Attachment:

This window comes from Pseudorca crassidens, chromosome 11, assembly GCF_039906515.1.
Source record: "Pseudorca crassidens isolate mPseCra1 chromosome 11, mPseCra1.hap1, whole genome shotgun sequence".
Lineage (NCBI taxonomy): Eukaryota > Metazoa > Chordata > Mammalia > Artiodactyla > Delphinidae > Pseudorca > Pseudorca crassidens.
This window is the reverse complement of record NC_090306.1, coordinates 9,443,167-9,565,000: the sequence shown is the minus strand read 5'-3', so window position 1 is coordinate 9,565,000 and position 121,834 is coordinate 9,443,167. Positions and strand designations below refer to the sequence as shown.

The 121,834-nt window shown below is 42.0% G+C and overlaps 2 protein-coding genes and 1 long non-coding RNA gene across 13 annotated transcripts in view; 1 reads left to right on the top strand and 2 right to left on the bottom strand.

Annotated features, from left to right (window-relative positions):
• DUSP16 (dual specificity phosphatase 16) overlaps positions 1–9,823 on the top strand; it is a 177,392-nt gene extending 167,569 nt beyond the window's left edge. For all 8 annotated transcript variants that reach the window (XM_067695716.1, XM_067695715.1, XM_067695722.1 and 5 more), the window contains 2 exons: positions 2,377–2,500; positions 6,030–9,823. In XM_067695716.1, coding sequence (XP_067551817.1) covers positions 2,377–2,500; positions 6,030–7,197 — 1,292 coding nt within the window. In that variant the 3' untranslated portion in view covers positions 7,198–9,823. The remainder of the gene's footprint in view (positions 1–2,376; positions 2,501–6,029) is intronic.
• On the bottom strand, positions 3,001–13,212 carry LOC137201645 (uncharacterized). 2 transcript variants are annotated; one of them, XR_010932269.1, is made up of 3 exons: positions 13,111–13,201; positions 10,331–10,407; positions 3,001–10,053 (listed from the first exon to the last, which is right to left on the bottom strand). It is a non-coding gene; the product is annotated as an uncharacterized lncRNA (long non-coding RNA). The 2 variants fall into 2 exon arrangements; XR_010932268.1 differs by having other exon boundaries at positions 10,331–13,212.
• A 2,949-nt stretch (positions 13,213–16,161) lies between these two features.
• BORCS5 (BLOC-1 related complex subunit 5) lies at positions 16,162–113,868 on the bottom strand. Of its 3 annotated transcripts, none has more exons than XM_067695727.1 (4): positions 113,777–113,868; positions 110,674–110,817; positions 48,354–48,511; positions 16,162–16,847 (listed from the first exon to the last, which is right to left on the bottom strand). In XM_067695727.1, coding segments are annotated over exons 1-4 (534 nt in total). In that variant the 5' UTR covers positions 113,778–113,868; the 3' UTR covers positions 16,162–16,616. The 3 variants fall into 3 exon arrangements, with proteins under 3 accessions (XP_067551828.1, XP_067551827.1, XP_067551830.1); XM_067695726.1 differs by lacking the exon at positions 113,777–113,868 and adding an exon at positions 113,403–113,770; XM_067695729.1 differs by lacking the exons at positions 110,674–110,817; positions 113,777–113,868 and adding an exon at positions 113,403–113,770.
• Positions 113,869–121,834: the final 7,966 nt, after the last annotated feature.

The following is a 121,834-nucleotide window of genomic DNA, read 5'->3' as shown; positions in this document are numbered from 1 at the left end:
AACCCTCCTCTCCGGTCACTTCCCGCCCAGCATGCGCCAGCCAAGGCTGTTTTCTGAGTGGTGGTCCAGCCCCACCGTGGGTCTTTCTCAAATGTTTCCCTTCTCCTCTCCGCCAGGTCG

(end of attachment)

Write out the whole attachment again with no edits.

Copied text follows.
This window comes from Pseudorca crassidens, chromosome 11, assembly GCF_039906515.1.
Source record: "Pseudorca crassidens isolate mPseCra1 chromosome 11, mPseCra1.hap1, whole genome shotgun sequence".
Lineage (NCBI taxonomy): Eukaryota > Metazoa > Chordata > Mammalia > Artiodactyla > Delphinidae > Pseudorca > Pseudorca crassidens.
This window is the reverse complement of record NC_090306.1, coordinates 9,443,167-9,565,000: the sequence shown is the minus strand read 5'-3', so window position 1 is coordinate 9,565,000 and position 121,834 is coordinate 9,443,167. Positions and strand designations below refer to the sequence as shown.

The 121,834-nt window shown below is 42.0% G+C and overlaps 2 protein-coding genes and 1 long non-coding RNA gene across 13 annotated transcripts in view; 1 reads left to right on the top strand and 2 right to left on the bottom strand.

Annotated features, from left to right (window-relative positions):
• DUSP16 (dual specificity phosphatase 16) overlaps positions 1–9,823 on the top strand; it is a 177,392-nt gene extending 167,569 nt beyond the window's left edge. For all 8 annotated transcript variants that reach the window (XM_067695716.1, XM_067695715.1, XM_067695722.1 and 5 more), the window contains 2 exons: positions 2,377–2,500; positions 6,030–9,823. In XM_067695716.1, coding sequence (XP_067551817.1) covers positions 2,377–2,500; positions 6,030–7,197 — 1,292 coding nt within the window. In that variant the 3' untranslated portion in view covers positions 7,198–9,823. The remainder of the gene's footprint in view (positions 1–2,376; positions 2,501–6,029) is intronic.
• On the bottom strand, positions 3,001–13,212 carry LOC137201645 (uncharacterized). 2 transcript variants are annotated; one of them, XR_010932269.1, is made up of 3 exons: positions 13,111–13,201; positions 10,331–10,407; positions 3,001–10,053 (listed from the first exon to the last, which is right to left on the bottom strand). It is a non-coding gene; the product is annotated as an uncharacterized lncRNA (long non-coding RNA). The 2 variants fall into 2 exon arrangements; XR_010932268.1 differs by having other exon boundaries at positions 10,331–13,212.
• A 2,949-nt stretch (positions 13,213–16,161) lies between these two features.
• BORCS5 (BLOC-1 related complex subunit 5) lies at positions 16,162–113,868 on the bottom strand. Of its 3 annotated transcripts, none has more exons than XM_067695727.1 (4): positions 113,777–113,868; positions 110,674–110,817; positions 48,354–48,511; positions 16,162–16,847 (listed from the first exon to the last, which is right to left on the bottom strand). In XM_067695727.1, coding segments are annotated over exons 1-4 (534 nt in total). In that variant the 5' UTR covers positions 113,778–113,868; the 3' UTR covers positions 16,162–16,616. The 3 variants fall into 3 exon arrangements, with proteins under 3 accessions (XP_067551828.1, XP_067551827.1, XP_067551830.1); XM_067695726.1 differs by lacking the exon at positions 113,777–113,868 and adding an exon at positions 113,403–113,770; XM_067695729.1 differs by lacking the exons at positions 110,674–110,817; positions 113,777–113,868 and adding an exon at positions 113,403–113,770.
• Positions 113,869–121,834: the final 7,966 nt, after the last annotated feature.

The following is a 121,834-nucleotide window of genomic DNA, read 5'->3' as shown; positions in this document are numbered from 1 at the left end:
AACCCTCCTCTCCGGTCACTTCCCGCCCAGCATGCGCCAGCCAAGGCTGTTTTCTGAGTGGTGGTCCAGCCCCACCGTGGGTCTTTCTCAAATGTTTCCCTTCTCCTCTCCGCCAGGTCG